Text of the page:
Lagaan received wide critical acclaim while also becoming popular among the audiences. Its new subject matter — the taking on of the British rulers over a match of cricket, as well as professional handling — was praised by reviewers and commentators alike. Gadar, although criticized for its loud, shrill, and frankly communal rhetoric, was equally, if not more, popular. Obviously the two films share some features, while being different in some other respects. Both the films posit an unjust enemy, the British in one case and Pakistan in the other. Both have one man, the hero, who takes charge of the situation and successfully overcomes it. The audiences, trained to appreciate the “lone-man-fighting-for justice” plot, got in Dara Singh of Gadar a superman for whom nothing was impossible. But even in Lagaan, where appears to focus on a team effort, the team only stands and fights because of the hero Bhuwan. Not only is he the inspiration, the main strategist, and the only interlocutor with the white woman who teaches them the game, he is also the only one on the field from start to finish, while the rest of the team is at best supportive of his endeavor. Perhaps, here we can also find one of the reasons for The Legend‘s failure at the box office. The film breaks with this norm of “heroism.” Right from the beginning, Bhagat Singh is a member of a group, albeit the one who gets the most attention of the camera. And although he may be the one with more understanding, his fellow comrades are his equals when it comes to revolutionary passion and willingness to sacrifice their lives. But if viewer habits to certain extend explain the successes of Lagaan and Gadar, it is also true that the ideologies that the two films articulate have held dominant positions in the Indian history since the time of freedom struggle.
When Bhuvan, the hero of Lagaan, takes up the challenge of defeating the British at their own game of cricket, it is suggestive of the non-violent resistance of Gandhi and the Congress. The “playful” atmosphere of Lagaan evokes the atmosphere of discussion, give and take, contracts and pacts, which were a major aspect of the ethos of the freedom struggle under the leadership of the Congress. This is not to belittle the actual hardship and sacrifice of the people who not only participated in demonstrations and hunger strikes, but also, along with their leaders, endured tough jail sentences. In the film, however, hardship and suffering are not a visible reality. Even Bhuvan’s village, apart from the cloud cast by the tax, is an idyllic place, almost out of a tourist’s brochure. The British in the film, like the “true gentlemen,” are honorable sportsmen. They cheer, clap, and appreciate the Indian team and, upon losing, leave the region to the more benevolent rule of the Indian King. The atrocities of the British rule are thus reduced to the sadism of one man, Captain Russell, who wants to impose an arbitrary tax. And finally the British authorities, acting like future bosses of multinational corporations, actually transfer Captain Russell for non-performance, i.e. for losing to a team of illiterate poor farmers.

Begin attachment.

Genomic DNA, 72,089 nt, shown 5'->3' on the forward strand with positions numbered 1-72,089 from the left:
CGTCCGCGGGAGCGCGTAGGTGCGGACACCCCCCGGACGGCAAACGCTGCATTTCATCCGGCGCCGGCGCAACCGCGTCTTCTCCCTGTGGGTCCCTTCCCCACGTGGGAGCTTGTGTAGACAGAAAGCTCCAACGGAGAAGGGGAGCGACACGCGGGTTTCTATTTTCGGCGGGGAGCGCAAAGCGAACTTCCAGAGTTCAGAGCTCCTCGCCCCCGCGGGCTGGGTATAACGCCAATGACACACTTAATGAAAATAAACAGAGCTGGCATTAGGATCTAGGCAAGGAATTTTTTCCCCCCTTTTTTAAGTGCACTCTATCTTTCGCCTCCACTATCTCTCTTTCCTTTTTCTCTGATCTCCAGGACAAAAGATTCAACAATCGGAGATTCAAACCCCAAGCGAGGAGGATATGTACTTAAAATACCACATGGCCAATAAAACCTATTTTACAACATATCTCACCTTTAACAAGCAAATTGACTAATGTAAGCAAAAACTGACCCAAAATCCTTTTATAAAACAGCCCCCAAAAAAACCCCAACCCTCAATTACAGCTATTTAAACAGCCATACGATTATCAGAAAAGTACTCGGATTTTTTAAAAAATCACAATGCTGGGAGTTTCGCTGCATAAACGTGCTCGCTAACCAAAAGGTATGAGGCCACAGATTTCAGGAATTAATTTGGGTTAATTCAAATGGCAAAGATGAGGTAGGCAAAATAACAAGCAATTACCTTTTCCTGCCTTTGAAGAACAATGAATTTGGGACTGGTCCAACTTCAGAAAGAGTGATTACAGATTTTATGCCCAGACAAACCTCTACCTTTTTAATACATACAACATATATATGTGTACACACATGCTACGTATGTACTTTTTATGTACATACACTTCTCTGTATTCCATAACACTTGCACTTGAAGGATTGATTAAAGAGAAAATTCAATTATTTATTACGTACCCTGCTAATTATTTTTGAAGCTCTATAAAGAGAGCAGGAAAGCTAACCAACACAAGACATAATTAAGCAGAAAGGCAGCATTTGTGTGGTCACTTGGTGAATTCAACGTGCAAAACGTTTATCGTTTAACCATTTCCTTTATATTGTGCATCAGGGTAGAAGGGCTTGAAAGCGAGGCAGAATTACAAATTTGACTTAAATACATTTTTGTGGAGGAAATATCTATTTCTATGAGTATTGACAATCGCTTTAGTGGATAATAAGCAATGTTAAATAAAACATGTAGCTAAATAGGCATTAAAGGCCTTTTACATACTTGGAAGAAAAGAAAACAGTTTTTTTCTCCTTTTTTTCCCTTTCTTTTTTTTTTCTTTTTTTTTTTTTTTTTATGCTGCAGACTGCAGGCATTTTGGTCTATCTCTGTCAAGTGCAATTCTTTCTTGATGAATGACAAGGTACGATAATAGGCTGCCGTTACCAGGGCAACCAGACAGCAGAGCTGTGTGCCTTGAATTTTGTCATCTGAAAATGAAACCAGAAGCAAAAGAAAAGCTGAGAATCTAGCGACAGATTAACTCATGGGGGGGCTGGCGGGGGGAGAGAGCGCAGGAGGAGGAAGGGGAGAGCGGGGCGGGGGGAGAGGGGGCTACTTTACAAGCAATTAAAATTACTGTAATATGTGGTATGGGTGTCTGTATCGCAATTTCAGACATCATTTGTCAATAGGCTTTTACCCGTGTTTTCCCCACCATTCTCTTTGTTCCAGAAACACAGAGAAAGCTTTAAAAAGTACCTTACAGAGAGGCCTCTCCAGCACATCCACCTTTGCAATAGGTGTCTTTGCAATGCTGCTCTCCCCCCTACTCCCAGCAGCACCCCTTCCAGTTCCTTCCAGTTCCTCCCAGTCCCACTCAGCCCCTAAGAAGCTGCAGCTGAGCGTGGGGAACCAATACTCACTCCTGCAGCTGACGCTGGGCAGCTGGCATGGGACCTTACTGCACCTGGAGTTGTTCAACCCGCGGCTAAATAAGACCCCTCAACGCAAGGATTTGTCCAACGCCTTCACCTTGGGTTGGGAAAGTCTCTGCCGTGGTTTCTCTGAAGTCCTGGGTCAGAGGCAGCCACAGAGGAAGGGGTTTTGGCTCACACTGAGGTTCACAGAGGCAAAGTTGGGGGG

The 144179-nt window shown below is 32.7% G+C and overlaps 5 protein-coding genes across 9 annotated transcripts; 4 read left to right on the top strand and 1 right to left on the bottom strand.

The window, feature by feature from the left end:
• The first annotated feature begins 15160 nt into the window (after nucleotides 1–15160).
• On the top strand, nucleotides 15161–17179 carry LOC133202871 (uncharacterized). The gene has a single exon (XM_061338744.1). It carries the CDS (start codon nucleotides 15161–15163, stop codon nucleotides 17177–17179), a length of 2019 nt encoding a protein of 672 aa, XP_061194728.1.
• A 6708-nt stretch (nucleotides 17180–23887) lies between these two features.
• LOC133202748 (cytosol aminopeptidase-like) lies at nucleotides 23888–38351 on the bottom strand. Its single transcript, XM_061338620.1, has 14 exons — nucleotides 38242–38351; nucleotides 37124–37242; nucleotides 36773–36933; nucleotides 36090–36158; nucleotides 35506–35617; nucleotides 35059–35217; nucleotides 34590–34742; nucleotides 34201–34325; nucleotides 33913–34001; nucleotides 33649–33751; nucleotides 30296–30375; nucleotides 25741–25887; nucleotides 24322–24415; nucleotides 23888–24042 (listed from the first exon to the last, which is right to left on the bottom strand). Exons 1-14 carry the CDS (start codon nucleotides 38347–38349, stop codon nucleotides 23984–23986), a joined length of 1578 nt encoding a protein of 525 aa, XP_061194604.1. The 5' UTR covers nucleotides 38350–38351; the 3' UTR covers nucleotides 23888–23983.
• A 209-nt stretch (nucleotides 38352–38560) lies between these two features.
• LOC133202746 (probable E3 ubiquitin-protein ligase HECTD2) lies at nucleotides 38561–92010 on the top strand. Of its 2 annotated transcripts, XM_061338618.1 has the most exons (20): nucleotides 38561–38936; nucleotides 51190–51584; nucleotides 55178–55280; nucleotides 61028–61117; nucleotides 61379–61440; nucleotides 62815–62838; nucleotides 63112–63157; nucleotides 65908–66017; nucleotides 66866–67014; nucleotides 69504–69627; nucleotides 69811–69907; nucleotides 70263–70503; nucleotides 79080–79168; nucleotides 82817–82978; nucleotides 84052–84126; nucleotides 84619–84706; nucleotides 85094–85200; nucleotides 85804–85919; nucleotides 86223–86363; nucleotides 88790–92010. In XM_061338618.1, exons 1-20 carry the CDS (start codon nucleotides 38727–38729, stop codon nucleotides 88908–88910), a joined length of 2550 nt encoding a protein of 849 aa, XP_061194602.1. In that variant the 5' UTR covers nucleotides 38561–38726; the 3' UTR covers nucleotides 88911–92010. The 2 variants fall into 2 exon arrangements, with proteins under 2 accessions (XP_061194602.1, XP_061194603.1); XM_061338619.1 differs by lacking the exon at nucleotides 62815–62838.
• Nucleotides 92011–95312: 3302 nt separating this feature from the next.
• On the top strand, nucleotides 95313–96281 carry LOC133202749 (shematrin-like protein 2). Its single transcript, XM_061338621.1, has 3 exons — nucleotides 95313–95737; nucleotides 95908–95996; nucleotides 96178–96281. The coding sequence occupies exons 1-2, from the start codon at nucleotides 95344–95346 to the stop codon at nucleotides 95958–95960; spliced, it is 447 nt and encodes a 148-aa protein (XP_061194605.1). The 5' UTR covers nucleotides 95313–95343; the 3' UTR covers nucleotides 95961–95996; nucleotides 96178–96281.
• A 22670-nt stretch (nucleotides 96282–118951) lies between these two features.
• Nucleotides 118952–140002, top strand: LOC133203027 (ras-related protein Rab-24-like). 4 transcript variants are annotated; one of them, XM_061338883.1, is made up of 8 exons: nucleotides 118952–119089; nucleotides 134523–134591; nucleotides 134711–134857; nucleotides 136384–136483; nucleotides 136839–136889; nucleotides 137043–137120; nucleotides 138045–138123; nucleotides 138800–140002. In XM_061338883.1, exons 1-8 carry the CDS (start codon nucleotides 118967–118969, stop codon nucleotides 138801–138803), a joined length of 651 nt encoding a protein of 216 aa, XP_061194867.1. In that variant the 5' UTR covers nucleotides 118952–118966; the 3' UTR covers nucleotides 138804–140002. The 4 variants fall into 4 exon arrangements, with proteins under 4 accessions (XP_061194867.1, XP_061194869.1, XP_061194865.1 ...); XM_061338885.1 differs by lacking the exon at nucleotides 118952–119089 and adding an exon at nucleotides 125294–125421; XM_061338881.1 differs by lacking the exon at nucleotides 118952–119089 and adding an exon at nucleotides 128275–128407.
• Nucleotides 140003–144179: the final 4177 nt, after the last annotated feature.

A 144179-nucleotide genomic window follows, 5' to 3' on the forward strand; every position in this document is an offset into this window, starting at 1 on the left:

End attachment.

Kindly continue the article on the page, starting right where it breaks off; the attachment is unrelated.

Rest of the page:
Making a match of cricket central to the film achieved many things. Apart from the fact that the popularity of the game in India across classes ensured success, it also played upon certain available patriotic sentiments associated with the game, sentiments which are known to become jingoistic when the opposing team is from Pakistan. Patriotism always needs an “other,” the “enemy,” and in recent years in Hindi cinema as well as India, this other has been Pakistan. Although in Lagaan the enemy is the British, is it too farfetched to suggest that the match of cricket, while touching the patriotic chord, also makes subtle psychological use of Pakistan hatred, by implicitly suggesting that yesterday’s enemy was more honorable than today’s? But the match also has another more significant role to play. A game, any game for that matter, depends upon the value of sportsmanship, the attitude of “may the best player win.” In taking up the challenge of cricket, Bhuvan and his team learn the rules of a game played by the English. We might say that the film appeals to the Indians to play the game of capital and win or lose on merit. The new imperialism, like the old, is no doubt upsetting, but the way to deal with it is to play along with it. This is the unconscious message given by the film which has accepted the ideology of globalization with its claims of a truly free market, where all the players are on a level playing field and all you have to do is give your best shot. The Indian bourgeoisie, who succeeded to power after the British, are today more than willing to make another pact with the new imperialist. It is therefore not astounding to see the actor-director team of Lagaan is now producing ad films for Coke, selling the drink to disinherited farmers.